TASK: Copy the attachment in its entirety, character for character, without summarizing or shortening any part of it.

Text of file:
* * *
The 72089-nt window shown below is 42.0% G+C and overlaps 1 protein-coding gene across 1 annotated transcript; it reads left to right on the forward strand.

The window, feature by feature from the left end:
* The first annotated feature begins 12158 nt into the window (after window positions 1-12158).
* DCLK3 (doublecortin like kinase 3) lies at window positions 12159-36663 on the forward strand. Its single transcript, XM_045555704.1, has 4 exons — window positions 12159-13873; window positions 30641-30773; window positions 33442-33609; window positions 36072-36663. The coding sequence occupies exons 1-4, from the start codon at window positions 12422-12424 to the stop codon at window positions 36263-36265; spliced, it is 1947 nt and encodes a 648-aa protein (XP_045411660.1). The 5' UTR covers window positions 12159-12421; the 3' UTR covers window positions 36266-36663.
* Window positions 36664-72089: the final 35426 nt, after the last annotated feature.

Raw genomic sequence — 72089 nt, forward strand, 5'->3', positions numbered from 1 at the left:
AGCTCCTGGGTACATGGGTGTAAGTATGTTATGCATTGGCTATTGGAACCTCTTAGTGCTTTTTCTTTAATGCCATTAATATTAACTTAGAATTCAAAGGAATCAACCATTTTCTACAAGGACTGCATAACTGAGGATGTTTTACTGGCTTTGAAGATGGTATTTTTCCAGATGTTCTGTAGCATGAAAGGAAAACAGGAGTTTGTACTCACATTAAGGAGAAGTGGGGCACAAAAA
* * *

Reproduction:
The 72089-nt window shown below is 42.0% G+C and overlaps 1 protein-coding gene across 1 annotated transcript; it reads left to right on the forward strand.

The window, feature by feature from the left end:
* The first annotated feature begins 12158 nt into the window (after window positions 1-12158).
* DCLK3 (doublecortin like kinase 3) lies at window positions 12159-36663 on the forward strand. Its single transcript, XM_045555704.1, has 4 exons — window positions 12159-13873; window positions 30641-30773; window positions 33442-33609; window positions 36072-36663. The coding sequence occupies exons 1-4, from the start codon at window positions 12422-12424 to the stop codon at window positions 36263-36265; spliced, it is 1947 nt and encodes a 648-aa protein (XP_045411660.1). The 5' UTR covers window positions 12159-12421; the 3' UTR covers window positions 36266-36663.
* Window positions 36664-72089: the final 35426 nt, after the last annotated feature.

Raw genomic sequence — 72089 nt, forward strand, 5'->3', positions numbered from 1 at the left:
AGCTCCTGGGTACATGGGTGTAAGTATGTTATGCATTGGCTATTGGAACCTCTTAGTGCTTTTTCTTTAATGCCATTAATATTAACTTAGAATTCAAAGGAATCAACCATTTTCTACAAGGACTGCATAACTGAGGATGTTTTACTGGCTTTGAAGATGGTATTTTTCCAGATGTTCTGTAGCATGAAAGGAAAACAGGAGTTTGTACTCACATTAAGGAGAAGTGGGGCACAAAAA